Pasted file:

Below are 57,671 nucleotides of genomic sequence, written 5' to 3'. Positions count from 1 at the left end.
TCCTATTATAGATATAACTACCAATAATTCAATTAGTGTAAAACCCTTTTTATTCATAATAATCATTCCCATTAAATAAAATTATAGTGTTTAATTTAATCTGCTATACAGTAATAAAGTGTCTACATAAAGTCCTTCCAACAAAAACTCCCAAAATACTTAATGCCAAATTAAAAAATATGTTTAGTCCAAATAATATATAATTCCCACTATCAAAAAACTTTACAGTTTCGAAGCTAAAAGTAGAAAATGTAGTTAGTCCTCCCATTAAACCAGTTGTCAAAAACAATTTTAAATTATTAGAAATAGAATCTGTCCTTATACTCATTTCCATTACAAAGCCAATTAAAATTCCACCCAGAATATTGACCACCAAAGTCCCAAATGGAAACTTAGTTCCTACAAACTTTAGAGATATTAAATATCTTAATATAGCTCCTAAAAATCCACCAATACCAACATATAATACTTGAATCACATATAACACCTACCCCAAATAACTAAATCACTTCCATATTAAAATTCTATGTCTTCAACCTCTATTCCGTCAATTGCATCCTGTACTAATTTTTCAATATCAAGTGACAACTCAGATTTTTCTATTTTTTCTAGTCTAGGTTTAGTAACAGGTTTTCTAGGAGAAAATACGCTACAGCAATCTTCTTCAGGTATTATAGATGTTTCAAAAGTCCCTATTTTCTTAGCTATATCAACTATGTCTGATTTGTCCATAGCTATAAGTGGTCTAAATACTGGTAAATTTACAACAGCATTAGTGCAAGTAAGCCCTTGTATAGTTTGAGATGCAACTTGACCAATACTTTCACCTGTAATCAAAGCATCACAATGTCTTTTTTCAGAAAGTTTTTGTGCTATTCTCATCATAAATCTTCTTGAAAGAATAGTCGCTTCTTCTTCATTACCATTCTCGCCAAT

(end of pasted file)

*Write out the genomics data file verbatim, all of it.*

Below are 57,671 nucleotides of genomic sequence, written 5' to 3'. Positions count from 1 at the left end.
TCCTATTATAGATATAACTACCAATAATTCAATTAGTGTAAAACCCTTTTTATTCATAATAATCATTCCCATTAAATAAAATTATAGTGTTTAATTTAATCTGCTATACAGTAATAAAGTGTCTACATAAAGTCCTTCCAACAAAAACTCCCAAAATACTTAATGCCAAATTAAAAAATATGTTTAGTCCAAATAATATATAATTCCCACTATCAAAAAACTTTACAGTTTCGAAGCTAAAAGTAGAAAATGTAGTTAGTCCTCCCATTAAACCAGTTGTCAAAAACAATTTTAAATTATTAGAAATAGAATCTGTCCTTATACTCATTTCCATTACAAAGCCAATTAAAATTCCACCCAGAATATTGACCACCAAAGTCCCAAATGGAAACTTAGTTCCTACAAACTTTAGAGATATTAAATATCTTAATATAGCTCCTAAAAATCCACCAATACCAACATATAATACTTGAATCACATATAACACCTACCCCAAATAACTAAATCACTTCCATATTAAAATTCTATGTCTTCAACCTCTATTCCGTCAATTGCATCCTGTACTAATTTTTCAATATCAAGTGACAACTCAGATTTTTCTATTTTTTCTAGTCTAGGTTTAGTAACAGGTTTTCTAGGAGAAAATACGCTACAGCAATCTTCTTCAGGTATTATAGATGTTTCAAAAGTCCCTATTTTCTTAGCTATATCAACTATGTCTGATTTGTCCATAGCTATAAGTGGTCTAAATACTGGTAAATTTACAACAGCATTAGTGCAAGTAAGCCCTTGTATAGTTTGAGATGCAACTTGACCAATACTTTCACCTGTAATCAAAGCATCACAATGTCTTTTTTCAGAAAGTTTTTGTGCTATTCTCATCATAAATCTTCTTGAAAGAATAGTCGCTTCTTCTTCATTACCATTCTCGCCAAT